I probably shouldn’t have chosen that heading given the recent events in this corner of the world. However, about a fortnight ago it seems someone flicked a switch from ‘summer’ to ‘autumn’. Suddenly there’s a chill in the morning air and in the evenings, the jumpers are going on a bit earlier - it’s time to stock up the wood shed.
Generally I collect my firewood from various sources, in trailer lengths, or in lengths I can manage to lift into the trailer, right throughout the year.

The lengths are cut into firebox size on the saw horse and then split. The green wood is stacked into cris-cross piles for air drying for a season – I haven’t lived much of my life in a timber town without picking up 1 or 2 clues. These stacks are sometimes in species order too, as some are fast burning, and some burn more slowly.

The wood is transferred to the wood shed – an old finch aviary, (there wouldn’t be many wood sheds that are lined and insulated, hey?).
From there, it goes into the wheelbarrow that stays at the back door, or into the wood box beside the fire. Our house is well insulated and it only takes a small fire to warm it and its occupants.


Sunday, March 15, 2009


In desperation for something to blog, I managed to get some shots of part of the golf course Chough family trying to join the members inside the clubhouse.

We have a couple of persistent Mudlarks at home that constantly check their reflections in our windows, and I’ve seen Blue Wrens do the same on car windows and rear view mirrors, but Choughs is a first for me.

I’ve had the Choughs allow me to get quite close at times in the bush. Particularly when they are moving in a feeding group across the ground, If I can position myself ahead of them and remain pretty still, they can get very near without disturbance.

This small group however are happy enough to approach human habitation on their own accord. I haven’t got a shot from the inside yet – something to work on.

They’re one of my favourite bush birds with their sociable characteristics and beautifully mournful downward whistle. Most of my fellow golf club members haven’t heard of the name ‘Chough’. Some correctly call them Jays, which is an alternative name. Many reckon they are ‘crows’, others have never seen them before!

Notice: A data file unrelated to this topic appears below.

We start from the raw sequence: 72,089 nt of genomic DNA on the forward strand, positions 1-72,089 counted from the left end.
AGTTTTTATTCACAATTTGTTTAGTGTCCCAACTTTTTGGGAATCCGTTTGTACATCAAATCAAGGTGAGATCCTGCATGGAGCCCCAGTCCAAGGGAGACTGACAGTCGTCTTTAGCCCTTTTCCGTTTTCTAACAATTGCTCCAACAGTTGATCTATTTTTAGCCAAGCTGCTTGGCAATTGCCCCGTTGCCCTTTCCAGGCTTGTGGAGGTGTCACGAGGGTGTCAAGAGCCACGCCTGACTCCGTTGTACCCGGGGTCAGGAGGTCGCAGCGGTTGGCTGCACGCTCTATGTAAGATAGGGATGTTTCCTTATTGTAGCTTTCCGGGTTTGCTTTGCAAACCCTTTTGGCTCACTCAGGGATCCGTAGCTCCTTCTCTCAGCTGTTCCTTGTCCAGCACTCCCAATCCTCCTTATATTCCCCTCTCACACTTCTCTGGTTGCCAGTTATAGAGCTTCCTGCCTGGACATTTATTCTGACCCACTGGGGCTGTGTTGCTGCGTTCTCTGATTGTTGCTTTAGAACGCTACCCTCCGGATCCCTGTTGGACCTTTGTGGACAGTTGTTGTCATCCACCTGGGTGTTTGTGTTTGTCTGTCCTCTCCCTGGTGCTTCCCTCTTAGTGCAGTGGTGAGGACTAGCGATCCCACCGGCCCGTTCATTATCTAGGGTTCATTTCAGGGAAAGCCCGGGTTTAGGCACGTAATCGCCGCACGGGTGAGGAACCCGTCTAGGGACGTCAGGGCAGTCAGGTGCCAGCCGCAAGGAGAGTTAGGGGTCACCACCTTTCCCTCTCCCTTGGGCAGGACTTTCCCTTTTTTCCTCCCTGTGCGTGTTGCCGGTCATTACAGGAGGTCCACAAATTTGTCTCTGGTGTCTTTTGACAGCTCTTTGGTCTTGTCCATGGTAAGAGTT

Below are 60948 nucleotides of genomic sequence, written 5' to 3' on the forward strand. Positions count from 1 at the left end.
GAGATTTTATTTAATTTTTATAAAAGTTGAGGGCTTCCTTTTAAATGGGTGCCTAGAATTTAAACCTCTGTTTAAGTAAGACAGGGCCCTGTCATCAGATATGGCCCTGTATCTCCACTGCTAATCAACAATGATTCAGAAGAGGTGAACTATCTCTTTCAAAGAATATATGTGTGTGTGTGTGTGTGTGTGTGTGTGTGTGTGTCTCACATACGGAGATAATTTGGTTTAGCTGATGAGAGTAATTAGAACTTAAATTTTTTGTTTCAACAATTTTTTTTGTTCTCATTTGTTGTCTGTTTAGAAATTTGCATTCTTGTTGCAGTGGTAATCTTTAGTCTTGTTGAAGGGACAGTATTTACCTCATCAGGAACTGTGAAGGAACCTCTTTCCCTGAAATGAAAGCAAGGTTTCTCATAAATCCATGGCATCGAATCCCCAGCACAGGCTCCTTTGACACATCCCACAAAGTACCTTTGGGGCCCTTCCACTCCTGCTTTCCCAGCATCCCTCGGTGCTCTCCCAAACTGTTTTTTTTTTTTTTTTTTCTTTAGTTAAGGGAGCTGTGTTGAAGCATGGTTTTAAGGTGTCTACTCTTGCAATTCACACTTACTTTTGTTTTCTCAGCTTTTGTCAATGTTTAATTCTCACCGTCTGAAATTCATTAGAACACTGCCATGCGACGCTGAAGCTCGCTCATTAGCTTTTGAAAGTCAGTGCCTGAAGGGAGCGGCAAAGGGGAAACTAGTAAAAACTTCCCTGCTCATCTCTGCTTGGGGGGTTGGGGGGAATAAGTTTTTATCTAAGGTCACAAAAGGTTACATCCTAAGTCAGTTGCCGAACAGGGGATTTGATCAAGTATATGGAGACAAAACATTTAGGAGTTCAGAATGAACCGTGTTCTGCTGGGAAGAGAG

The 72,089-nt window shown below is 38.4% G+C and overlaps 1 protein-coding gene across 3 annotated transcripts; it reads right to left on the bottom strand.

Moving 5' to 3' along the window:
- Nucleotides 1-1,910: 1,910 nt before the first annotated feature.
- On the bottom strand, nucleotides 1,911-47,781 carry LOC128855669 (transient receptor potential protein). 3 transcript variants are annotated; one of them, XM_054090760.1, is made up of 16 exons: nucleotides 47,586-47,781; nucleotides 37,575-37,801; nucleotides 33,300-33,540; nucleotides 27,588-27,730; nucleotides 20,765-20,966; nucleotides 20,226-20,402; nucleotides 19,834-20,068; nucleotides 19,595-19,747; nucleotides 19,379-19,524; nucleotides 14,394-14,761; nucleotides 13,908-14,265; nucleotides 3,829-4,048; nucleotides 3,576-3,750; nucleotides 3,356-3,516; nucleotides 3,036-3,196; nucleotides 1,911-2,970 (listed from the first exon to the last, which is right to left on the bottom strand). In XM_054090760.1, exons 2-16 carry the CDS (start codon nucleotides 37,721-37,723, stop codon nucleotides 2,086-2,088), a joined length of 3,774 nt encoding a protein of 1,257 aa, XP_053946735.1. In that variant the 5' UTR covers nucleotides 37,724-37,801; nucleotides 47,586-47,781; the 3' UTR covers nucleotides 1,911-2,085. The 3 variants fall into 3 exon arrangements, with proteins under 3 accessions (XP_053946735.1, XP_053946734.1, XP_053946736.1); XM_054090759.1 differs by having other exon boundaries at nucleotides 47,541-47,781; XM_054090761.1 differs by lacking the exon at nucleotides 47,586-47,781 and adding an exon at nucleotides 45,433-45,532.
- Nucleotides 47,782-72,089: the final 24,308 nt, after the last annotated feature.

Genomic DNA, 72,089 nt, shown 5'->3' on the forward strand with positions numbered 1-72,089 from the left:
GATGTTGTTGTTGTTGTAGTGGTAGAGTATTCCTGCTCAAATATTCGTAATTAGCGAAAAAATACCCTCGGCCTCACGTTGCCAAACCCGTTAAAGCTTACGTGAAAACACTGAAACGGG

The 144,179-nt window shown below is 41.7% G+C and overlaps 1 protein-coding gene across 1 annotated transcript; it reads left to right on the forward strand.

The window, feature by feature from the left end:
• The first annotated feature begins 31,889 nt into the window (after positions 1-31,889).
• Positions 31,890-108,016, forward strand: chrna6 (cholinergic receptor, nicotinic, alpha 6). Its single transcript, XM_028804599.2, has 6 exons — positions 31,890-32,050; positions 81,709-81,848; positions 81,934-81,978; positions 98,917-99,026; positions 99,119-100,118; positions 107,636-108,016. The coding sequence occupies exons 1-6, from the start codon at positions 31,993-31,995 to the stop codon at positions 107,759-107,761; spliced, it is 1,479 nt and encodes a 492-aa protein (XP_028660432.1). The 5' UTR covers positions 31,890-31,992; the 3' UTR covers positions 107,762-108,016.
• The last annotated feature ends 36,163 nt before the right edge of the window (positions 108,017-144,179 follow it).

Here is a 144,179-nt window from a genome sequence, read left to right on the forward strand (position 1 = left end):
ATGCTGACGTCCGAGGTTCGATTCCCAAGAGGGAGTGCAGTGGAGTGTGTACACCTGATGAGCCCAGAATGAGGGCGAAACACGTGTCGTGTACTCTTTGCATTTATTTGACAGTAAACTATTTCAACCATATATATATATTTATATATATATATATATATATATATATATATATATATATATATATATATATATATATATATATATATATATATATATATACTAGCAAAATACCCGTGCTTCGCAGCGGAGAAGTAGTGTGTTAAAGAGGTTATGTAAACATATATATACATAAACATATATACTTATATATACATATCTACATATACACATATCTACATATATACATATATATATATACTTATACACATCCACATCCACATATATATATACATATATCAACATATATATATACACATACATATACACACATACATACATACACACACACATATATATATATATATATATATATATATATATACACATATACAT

Wednesday, March 11, 2009

Heyfield Birdwatchers, March 2009

On Sunday, seven passionate birdwatchers set off from Stratford on a dull grey, but thankfully calm morning.

At Marlay Point, the yachts had gone and the terns and gulls had taken over the jetty and posts. Duncan was able to tell us that there were three tern species present – Littles, Commons and Cresteds, and there were Silver Gulls and Pacific Gulls among them.

In the Clydebank Morass, the water level had risen since earlier in the week and much of the mud flat was covered. Most of us though had some wonderful sightings of Golden-headed Cisticolas as they clung to the tops of the Phragmites.

After a coffee break we headed for the Heart Morass. Part of this morass is on private property and we had to be content with seeing some unidentified waders in the far distance.

Lunch was at the Lake Guyatt car park in Sale. Latham’s Snipe, and Black Fronted Dotterels were present, but the Cape Barren Geese and a nice group of Spoonbills that had been seen a day or two previously were not there.

We did get an unexpected tour of the Sale Powder Magazine though – thanks Val. It deserves a blog entry of its own so more later, when time permits.

The final locality for the day was Dowd’s Morass and again the birds were quiet. The most frequent sighting here were campers! Duncan had detoured to another corner of this reserve to get some photos of his beloved odonata. Once he’d caught up with us again, we called it a day and headed home.


Monday, March 2, 2009


G’day Blog Readers,
I need some help today. (Several close friends often say I need help!)

I mentioned in an earlier blog post that the ‘flowering gums’ on the golf course were well and truly in bloom and attracting plenty of visitors.

There’s been an attractive butterfly visiting two of the trees, and I can’t quickly pin down the species.

The colours and markings are fairly evident, but I wasn’t able to pin point the species in a couple of quick attempts. Would anyone like to enlighten me?